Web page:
Corn pollen development
Corn apical meristem switches to producing male and female flowering parts, but quickly changes to male development only. Each glume in the tassel is an individual floret containing three anthers. Within these immature anthers are hundreds of microspore mother cells in which meiosis occurs. As a result, each of these cells with 2 sets of the 10 chromosomes (diploid) before meiosis now contain 4 microspores, each with only 1 set of the 10 chromosomes (monoploid). Whereas the diploid stage in hybrid corn, included 1 set from the parent male parent and 1 from the female, after meiosis, each microspore includes a random mix of two parents. There are a minimum of 1024 different combinations of the two parental genetics among the microspores. The 4 microspores separate over a 4-day period and begin to become separate pollen grain with thicker walls. Nutrients are absorbed from the liquid contents of the anther during the microspore and pollen grain stages over about 10 days, at least in one study. During this period, the anther dehydrates as it is filled with pollen grain. By the end of this period, the pollen grain has many starch granules, two haploid nuclei, a thick outer wall and a thin inner one. Total time from beginning of microspore production to mature pollen is 14-17 days. Each pollen grain remains viable for only about two days after maturity and less when under high temperatures.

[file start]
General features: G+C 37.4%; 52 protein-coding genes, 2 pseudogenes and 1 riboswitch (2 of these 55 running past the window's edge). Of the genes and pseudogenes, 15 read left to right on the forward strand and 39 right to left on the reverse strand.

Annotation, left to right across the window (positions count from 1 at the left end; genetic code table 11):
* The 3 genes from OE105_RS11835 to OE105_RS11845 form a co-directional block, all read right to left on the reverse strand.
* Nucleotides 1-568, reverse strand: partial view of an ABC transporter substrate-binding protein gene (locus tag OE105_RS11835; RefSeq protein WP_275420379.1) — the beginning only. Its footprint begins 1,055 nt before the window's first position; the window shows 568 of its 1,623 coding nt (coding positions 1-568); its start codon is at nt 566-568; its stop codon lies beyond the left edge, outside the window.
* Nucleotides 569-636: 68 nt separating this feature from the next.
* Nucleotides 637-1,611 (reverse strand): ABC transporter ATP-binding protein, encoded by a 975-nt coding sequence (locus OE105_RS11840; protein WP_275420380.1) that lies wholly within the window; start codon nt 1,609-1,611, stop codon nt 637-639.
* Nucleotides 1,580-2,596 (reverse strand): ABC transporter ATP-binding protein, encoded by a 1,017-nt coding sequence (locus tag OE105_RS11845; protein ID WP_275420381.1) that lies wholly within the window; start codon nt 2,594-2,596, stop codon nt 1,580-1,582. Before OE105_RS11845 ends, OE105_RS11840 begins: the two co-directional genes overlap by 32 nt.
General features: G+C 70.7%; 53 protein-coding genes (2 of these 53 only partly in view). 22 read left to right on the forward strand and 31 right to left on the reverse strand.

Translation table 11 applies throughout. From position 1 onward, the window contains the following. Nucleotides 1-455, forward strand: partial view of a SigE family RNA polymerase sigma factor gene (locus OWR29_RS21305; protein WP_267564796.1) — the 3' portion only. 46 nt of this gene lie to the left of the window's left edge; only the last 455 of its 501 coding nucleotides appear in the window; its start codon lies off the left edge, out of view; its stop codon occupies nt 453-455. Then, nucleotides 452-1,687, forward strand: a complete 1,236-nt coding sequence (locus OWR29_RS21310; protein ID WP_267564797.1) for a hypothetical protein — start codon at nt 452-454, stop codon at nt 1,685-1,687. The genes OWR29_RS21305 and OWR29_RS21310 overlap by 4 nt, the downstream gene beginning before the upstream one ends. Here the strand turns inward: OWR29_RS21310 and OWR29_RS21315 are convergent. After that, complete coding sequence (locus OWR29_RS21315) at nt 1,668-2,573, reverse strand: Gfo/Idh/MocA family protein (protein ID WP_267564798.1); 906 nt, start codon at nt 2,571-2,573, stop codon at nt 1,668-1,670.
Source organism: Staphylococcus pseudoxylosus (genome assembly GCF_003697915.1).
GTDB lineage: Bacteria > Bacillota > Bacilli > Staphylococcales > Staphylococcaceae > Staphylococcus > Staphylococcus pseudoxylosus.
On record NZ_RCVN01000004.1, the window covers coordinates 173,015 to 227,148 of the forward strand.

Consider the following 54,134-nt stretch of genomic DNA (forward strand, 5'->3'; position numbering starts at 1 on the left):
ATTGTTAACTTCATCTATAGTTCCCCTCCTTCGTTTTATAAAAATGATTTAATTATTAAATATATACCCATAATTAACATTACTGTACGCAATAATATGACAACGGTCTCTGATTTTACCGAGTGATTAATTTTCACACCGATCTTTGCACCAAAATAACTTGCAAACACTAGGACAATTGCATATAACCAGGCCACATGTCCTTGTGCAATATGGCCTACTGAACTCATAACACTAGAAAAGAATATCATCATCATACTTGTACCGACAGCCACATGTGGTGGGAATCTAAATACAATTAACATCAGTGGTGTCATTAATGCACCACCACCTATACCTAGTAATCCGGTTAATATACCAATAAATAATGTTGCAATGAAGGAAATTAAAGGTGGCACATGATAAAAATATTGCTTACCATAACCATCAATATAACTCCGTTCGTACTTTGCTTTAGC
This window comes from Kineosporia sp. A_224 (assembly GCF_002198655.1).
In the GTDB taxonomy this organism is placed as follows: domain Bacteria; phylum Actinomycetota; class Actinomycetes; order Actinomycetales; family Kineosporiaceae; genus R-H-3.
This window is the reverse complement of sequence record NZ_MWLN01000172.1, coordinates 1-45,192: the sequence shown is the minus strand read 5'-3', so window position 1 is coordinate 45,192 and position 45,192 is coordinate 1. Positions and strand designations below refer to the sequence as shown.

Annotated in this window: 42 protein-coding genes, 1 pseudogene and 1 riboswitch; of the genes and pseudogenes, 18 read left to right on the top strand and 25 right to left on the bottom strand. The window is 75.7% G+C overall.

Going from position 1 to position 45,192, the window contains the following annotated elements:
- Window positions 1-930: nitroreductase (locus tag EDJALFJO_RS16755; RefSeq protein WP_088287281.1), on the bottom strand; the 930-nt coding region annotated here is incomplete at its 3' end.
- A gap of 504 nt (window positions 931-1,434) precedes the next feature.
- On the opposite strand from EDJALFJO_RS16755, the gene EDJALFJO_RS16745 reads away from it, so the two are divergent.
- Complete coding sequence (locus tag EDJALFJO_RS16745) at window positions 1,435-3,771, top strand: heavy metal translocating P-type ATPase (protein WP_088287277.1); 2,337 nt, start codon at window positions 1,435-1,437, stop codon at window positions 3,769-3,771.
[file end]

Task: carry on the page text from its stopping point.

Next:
A pore at the end of the anther opens to release the pollen. This process involves dehydration and is affected by drops in surrounding relative humidity. There is no release during rain and pollen release is common in mornings as relative humidity drops with rising daytime temperatures.
Each floret of the tassel has slightly different time of development as the apical meristem expanded. Consequently, each finishes the process of pollen development at different times, frequently over 10 days. A typical hybrid tassel has about 6000 anthers, although hybrids and environments vary. It is common for a single tassel to produce millions of pollen grains.
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The purpose of this blog is to share perspectives of the biology of corn, its seed and diseases in a mix of technical and not so technical terms with all who are interested in this major crop. With more technical references to any of the topics easily available on the web with a search of key words, the blog will rarely cite references but will attempt to be accurate. Comments are welcome but will be screened before publishing. Comments and questions directed to the author by emails are encouraged.